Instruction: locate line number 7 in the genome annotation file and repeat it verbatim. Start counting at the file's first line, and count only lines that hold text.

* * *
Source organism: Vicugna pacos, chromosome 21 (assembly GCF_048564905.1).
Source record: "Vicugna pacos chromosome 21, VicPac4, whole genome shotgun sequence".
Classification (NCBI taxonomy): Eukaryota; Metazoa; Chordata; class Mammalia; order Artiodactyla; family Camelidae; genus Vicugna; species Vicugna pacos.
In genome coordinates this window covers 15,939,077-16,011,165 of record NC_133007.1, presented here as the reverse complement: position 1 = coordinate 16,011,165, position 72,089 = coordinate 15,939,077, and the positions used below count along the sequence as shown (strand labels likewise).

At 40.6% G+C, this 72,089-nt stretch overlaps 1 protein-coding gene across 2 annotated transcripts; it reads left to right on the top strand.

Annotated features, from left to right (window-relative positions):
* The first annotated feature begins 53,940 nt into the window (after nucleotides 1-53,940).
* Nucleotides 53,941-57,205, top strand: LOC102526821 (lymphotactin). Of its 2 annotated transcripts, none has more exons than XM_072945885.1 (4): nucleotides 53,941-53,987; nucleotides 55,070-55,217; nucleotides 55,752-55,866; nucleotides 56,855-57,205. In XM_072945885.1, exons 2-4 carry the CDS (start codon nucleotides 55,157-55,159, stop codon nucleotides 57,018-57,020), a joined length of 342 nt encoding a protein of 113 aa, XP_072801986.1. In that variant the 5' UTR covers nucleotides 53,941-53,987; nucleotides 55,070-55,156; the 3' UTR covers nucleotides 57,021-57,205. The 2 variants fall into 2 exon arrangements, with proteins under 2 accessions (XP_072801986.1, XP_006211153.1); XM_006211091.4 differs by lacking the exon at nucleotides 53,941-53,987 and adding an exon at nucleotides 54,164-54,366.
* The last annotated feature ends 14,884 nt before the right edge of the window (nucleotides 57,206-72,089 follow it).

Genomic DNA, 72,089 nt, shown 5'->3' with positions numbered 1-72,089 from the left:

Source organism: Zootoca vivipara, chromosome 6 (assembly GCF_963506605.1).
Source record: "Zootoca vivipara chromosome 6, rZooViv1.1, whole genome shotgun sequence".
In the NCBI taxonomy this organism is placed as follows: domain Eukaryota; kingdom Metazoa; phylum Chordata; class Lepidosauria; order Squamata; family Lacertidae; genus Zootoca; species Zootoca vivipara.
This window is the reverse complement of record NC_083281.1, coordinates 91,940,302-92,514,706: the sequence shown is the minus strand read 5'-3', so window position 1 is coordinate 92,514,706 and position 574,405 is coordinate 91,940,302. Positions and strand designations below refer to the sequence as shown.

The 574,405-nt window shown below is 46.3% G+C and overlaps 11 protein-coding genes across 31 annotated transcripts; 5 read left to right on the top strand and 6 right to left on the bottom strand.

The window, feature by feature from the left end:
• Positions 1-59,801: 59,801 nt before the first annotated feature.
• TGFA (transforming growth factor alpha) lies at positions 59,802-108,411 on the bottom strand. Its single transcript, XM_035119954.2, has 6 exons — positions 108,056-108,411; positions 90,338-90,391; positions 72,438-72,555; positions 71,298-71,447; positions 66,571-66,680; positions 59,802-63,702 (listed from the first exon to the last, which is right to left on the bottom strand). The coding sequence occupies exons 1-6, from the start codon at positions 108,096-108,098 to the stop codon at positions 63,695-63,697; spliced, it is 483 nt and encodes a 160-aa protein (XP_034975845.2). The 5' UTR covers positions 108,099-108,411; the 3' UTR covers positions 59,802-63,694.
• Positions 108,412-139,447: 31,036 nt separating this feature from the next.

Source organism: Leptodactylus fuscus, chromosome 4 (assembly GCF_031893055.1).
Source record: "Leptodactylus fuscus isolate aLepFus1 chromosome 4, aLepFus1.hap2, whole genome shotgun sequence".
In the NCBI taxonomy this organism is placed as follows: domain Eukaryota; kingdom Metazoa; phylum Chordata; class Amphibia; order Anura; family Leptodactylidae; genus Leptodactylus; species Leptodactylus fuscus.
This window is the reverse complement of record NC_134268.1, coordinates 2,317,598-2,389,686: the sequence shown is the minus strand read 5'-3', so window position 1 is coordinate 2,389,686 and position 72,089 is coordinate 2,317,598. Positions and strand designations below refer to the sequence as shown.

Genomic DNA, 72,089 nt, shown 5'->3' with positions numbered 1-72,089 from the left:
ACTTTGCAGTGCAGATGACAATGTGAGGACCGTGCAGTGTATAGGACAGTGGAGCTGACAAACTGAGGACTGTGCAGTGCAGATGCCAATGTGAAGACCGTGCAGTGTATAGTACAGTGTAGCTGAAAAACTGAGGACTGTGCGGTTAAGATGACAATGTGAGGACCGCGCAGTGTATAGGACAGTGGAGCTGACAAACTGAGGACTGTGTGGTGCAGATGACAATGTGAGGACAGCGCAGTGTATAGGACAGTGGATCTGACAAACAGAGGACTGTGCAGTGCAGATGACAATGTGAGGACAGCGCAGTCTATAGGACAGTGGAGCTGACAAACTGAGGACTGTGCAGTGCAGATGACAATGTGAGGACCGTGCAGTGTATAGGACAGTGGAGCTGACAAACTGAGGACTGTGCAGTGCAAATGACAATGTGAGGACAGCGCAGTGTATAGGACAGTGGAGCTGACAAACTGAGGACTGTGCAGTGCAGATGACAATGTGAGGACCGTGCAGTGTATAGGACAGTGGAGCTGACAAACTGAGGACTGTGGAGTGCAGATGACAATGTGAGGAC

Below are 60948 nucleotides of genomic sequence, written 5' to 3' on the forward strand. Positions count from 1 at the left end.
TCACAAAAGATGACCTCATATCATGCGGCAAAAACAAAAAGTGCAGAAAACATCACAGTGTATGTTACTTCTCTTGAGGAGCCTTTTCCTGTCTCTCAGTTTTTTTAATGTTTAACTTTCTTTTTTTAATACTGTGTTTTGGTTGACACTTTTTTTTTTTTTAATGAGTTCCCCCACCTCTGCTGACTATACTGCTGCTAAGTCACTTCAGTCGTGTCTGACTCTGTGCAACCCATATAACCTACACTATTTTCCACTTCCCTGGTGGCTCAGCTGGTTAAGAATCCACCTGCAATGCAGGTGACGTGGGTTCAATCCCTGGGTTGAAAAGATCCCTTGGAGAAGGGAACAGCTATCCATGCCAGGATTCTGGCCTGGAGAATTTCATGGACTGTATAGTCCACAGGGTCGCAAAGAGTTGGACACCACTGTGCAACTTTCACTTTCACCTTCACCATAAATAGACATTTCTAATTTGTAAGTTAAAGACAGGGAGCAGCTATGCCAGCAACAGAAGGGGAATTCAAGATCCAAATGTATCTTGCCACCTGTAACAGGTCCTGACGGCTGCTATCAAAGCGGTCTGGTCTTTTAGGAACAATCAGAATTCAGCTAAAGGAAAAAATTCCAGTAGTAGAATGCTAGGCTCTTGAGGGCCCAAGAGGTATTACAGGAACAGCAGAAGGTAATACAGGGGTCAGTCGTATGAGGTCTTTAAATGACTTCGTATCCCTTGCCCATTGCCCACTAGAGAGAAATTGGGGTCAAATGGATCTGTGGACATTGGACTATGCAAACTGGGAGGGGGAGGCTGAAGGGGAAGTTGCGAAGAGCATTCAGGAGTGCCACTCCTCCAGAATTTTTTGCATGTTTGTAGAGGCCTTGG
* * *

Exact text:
* The first annotated feature begins 53,940 nt into the window (after nucleotides 1-53,940).